Do we have rights to our own bodies yet?!
Well… do we?!
For the last five years, I’ve been active in SheDecides — a movement that is also a battlecry. And also a no-brainer. Why should she not decide what happens to her own body and her own life?!
But the reality is that we live in a world where — most of the time — she does not get to decide. All around the world, when I say “he decides,” people say “yes, that is the way it is.” But when I say “she decides,” I am presented with a long list of objections on why that is just.not.possible.
But, it is possible. It has to be.
March 2 marks five years of SheDecides, five years of commitment, action, and progress for bodily autonomy. Five years of fighting for her right to decide about her body and life.
The story of SheDecides is important. Especially because, five years later, she still doesn’t get to decide.
This SheDecides Day is a moment of celebration of all we have achieved — individually and collectively — to push for progress on bodily autonomy. And, it’s a commitment to work together to tackle the challenges ahead.
But… (why is there always a “but”?!) conservative tides are gaining momentum, further restricting rights and rolling back hard-won progress on sexual and reproductive rights. And, the pandemic’s gendered impact and reallocation of vital funding have drastically changed the landscape for activism and political action for bodily autonomy.
First, let’s talk about some good stuff. On February 21, Colombia decriminalized abortion. That makes it the third Latin American country to do so. Mexico was won in September of 2021, and Argentina legalized the procedure in late 2020.
Abortion rights groups in Colombia are known as the Green Wave — the color of their pro-choice movement. I still have my green scarf, given to me by Colombian feminists.
In Latin America, the influence of the Catholic church is strong, further fueling hostility to abortion. But Argentina, Mexico, and now Colombia are giving the region new hope. Yes, perhaps there, she will decide.
Meanwhile, in the US, January 2022 marked the forty-ninth anniversary of Roe v. Wade — and, likely, the last year that its protections will remain standing. Here’s a refresher: In 1973, the US Supreme Court ruled in favor of Norma McCorvey — aka “Jane Roe” — in her right to choose to have an abortion.
Today, the climate in the US is increasingly hostile to women’s rights — especially in her right to choose.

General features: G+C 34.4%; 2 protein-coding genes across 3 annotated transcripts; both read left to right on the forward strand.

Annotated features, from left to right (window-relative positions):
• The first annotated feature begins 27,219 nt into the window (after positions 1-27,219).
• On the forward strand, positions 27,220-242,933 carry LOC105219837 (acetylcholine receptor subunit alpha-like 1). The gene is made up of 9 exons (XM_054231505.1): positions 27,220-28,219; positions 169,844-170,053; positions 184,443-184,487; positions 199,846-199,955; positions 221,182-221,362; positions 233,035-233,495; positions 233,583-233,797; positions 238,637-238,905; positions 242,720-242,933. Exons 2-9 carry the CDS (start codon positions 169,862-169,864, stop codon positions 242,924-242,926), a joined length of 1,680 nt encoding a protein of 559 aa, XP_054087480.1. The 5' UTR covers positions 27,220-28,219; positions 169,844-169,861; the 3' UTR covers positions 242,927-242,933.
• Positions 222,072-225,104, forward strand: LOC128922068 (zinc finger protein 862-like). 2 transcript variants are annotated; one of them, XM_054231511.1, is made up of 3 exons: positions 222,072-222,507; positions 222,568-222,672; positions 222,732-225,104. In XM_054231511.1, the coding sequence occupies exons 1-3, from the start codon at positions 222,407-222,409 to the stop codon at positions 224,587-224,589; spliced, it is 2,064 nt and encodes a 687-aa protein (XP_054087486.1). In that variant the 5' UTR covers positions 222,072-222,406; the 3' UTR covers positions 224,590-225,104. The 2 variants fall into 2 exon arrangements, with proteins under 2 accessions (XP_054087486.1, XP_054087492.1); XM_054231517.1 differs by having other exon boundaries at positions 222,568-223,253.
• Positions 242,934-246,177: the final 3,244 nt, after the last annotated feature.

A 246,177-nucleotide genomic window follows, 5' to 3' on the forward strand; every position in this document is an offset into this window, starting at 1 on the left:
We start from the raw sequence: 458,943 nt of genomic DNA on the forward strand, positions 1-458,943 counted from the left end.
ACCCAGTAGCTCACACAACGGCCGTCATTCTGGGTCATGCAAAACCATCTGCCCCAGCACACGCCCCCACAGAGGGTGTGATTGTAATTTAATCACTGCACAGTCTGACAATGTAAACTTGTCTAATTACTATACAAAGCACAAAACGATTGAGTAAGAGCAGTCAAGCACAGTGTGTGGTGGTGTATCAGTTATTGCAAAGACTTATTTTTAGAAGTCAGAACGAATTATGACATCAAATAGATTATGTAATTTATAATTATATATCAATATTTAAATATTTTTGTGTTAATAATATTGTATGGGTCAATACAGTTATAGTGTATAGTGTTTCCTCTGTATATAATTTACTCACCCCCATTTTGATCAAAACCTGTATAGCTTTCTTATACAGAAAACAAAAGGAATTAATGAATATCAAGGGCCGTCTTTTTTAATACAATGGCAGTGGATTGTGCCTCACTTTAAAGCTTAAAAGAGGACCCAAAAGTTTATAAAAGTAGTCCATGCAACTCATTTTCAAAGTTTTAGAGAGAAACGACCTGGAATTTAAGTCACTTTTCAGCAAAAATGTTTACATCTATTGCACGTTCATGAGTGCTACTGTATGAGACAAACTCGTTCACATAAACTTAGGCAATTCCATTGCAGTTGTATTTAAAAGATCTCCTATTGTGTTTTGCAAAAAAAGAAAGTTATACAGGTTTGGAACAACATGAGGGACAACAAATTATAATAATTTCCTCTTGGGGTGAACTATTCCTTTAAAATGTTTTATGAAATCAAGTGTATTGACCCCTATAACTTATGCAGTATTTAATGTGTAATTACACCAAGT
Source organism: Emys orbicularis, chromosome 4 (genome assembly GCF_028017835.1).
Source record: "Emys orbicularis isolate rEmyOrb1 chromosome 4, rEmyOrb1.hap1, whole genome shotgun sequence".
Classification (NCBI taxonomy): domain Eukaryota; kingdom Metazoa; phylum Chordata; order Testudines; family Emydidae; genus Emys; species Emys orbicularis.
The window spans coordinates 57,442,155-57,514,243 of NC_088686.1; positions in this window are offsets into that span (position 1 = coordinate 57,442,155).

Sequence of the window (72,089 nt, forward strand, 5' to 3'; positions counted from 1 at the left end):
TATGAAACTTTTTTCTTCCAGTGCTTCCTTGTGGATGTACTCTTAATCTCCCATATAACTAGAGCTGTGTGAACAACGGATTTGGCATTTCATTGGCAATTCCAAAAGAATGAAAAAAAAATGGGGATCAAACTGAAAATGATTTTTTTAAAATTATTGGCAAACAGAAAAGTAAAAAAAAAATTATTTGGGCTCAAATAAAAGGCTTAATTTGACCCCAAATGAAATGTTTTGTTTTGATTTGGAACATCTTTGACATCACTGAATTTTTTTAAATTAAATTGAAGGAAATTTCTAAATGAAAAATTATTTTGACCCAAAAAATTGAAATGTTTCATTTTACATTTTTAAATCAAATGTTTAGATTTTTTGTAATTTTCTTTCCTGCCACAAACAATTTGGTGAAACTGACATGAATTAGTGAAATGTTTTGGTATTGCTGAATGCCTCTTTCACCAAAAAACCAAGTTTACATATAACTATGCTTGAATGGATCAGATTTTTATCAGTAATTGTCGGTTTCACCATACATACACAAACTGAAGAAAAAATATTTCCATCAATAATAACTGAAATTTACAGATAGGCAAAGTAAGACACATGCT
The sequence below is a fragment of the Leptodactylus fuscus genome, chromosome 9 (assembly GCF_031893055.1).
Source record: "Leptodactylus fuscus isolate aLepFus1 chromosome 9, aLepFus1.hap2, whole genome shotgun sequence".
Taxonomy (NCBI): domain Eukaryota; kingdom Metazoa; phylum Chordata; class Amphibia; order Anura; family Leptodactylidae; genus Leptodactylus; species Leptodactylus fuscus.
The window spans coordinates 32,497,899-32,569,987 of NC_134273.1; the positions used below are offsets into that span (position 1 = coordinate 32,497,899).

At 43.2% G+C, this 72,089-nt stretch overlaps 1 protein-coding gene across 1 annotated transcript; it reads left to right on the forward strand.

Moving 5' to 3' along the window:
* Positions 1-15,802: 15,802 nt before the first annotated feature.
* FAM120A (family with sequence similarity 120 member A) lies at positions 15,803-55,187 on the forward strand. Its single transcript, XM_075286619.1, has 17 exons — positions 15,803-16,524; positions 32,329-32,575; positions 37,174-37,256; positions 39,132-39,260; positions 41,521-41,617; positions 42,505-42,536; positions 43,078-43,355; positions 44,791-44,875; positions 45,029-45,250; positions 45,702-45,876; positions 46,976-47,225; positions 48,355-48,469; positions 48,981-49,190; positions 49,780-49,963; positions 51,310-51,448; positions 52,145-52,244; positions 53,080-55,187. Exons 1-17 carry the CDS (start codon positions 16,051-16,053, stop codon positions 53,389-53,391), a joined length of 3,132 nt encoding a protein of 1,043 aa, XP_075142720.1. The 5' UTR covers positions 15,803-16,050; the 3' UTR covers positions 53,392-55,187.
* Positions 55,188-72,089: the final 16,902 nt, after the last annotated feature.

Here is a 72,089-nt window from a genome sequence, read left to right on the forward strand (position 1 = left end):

In September 2021, the radical abortion ban in Texas — Senate Bill 8 (S.B. 8) — was implemented, banning abortion at around six weeks of pregnancy — before most even know that they’re pregnant. And, even when a pregnancy is a result of incest or rape. Yes.
And, even worse, there’s a handy “sue thy neighbor” clause that incentivizes anyone to sue strangers on suspicion of aiding an abortion. This is a whole new level of Handmaid’s Tale.
Texas isn’t the only crazy in the country. Mississippi is on its way. Arkansas. Too many others. And even in more liberal states, abortion is already unaffordable and out of reach for too many. 2021 was the worst year on record for abortion rights in the US.
Right now, if Roe v Wade is overturned, 26 states could ban abortion. That means more than 25 million women of reproductive age losing access to an abortion. Losing access to basic health care. Losing their right to choose.
1 in 4 American women will have an abortion by age 45. The majority are already mothers. The majority — 75% — live near or below the poverty line. Being denied an abortion amplifies that poverty, as well as increases health problems — for mother and children.
Women — especially women of color — have less access to quality health care, less access to contraceptives, less access to safe jobs and education. In our possible post-Roe world, life will be much worse for poor and minority women.
President Biden’s Supreme Court nominee — Judge Ketanji Brown Jackson — is not only the Black woman justice, she is a victory for reproductive rights.
Meanwhile, the Women’s Health Protection Act (WHPA), US federal legislation that will protect the right to access abortion, was blocked on February 28. This is an attack on women’s bodies, as Republican states continue to make it harder for women to access essential health care, also threatening healthcare providers who try to support women.
This isn’t up for debate. Owning our reproductive lives is a cornerstone for social and economic equality. And that means for everyone. There are literally hundreds of measures being put in place to make our rights nearly impossible — mandatory waiting periods and forced ultrasounds, biased counseling, multi-trip requirements, and lots of unwanted opinions on me, my body, my rights.
Bottom line: 23,000 women die of unsafe abortion each year. Tens of thousands more experience significant health complications. Legal restrictions on abortion do not result in fewer abortions — they increase unsafe abortions.
At the same time, the world is moving towards pro-choice measures. Since 2000, twenty-nine countries have changed their abortion laws. As of 2019, only six countries — El Salvador, Malta, the Vatican, Chile, the Dominican Republic, and Nicaragua — ban abortion entirely. But too many others make it way too complicated. Like the United States, further restricting women’s rights to choose.
And here we come upon another SheDecides Day on March 2. But she decides EVERY day. Yes, we have some stuff to celebrate, but also much more to do. Those who exercise their right to decide now say they are the “lucky ones”. Because they got to choose.
This cannot be about opinions. Or about “luck”. It is about rights. And rights are not up for debate.
Abortion is healthcare. And, who gets to decide about my health? ME. That’s who. And that’s all.